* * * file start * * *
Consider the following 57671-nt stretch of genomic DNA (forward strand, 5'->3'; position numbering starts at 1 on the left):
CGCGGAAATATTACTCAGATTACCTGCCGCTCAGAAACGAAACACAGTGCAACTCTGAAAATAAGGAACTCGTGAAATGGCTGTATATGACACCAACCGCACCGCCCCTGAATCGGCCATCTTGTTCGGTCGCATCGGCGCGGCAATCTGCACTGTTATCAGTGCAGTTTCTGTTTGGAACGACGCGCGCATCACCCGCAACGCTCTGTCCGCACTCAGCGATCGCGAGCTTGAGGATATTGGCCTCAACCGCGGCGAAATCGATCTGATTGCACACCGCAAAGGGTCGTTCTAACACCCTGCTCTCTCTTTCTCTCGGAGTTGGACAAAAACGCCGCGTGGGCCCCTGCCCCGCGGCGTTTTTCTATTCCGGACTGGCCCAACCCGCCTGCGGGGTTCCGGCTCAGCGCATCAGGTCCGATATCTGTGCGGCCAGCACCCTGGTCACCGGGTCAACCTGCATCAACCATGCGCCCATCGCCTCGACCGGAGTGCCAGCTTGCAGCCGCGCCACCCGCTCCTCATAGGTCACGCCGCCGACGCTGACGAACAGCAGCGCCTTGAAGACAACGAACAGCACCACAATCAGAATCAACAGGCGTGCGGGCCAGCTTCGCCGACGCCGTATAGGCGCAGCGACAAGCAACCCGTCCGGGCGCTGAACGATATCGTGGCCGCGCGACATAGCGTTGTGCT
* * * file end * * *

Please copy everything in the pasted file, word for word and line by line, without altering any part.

Consider the following 57671-nt stretch of genomic DNA (forward strand, 5'->3'; position numbering starts at 1 on the left):
CGCGGAAATATTACTCAGATTACCTGCCGCTCAGAAACGAAACACAGTGCAACTCTGAAAATAAGGAACTCGTGAAATGGCTGTATATGACACCAACCGCACCGCCCCTGAATCGGCCATCTTGTTCGGTCGCATCGGCGCGGCAATCTGCACTGTTATCAGTGCAGTTTCTGTTTGGAACGACGCGCGCATCACCCGCAACGCTCTGTCCGCACTCAGCGATCGCGAGCTTGAGGATATTGGCCTCAACCGCGGCGAAATCGATCTGATTGCACACCGCAAAGGGTCGTTCTAACACCCTGCTCTCTCTTTCTCTCGGAGTTGGACAAAAACGCCGCGTGGGCCCCTGCCCCGCGGCGTTTTTCTATTCCGGACTGGCCCAACCCGCCTGCGGGGTTCCGGCTCAGCGCATCAGGTCCGATATCTGTGCGGCCAGCACCCTGGTCACCGGGTCAACCTGCATCAACCATGCGCCCATCGCCTCGACCGGAGTGCCAGCTTGCAGCCGCGCCACCCGCTCCTCATAGGTCACGCCGCCGACGCTGACGAACAGCAGCGCCTTGAAGACAACGAACAGCACCACAATCAGAATCAACAGGCGTGCGGGCCAGCTTCGCCGACGCCGTATAGGCGCAGCGACAAGCAACCCGTCCGGGCGCTGAACGATATCGTGGCCGCGCGACATAGCGTTGTGCT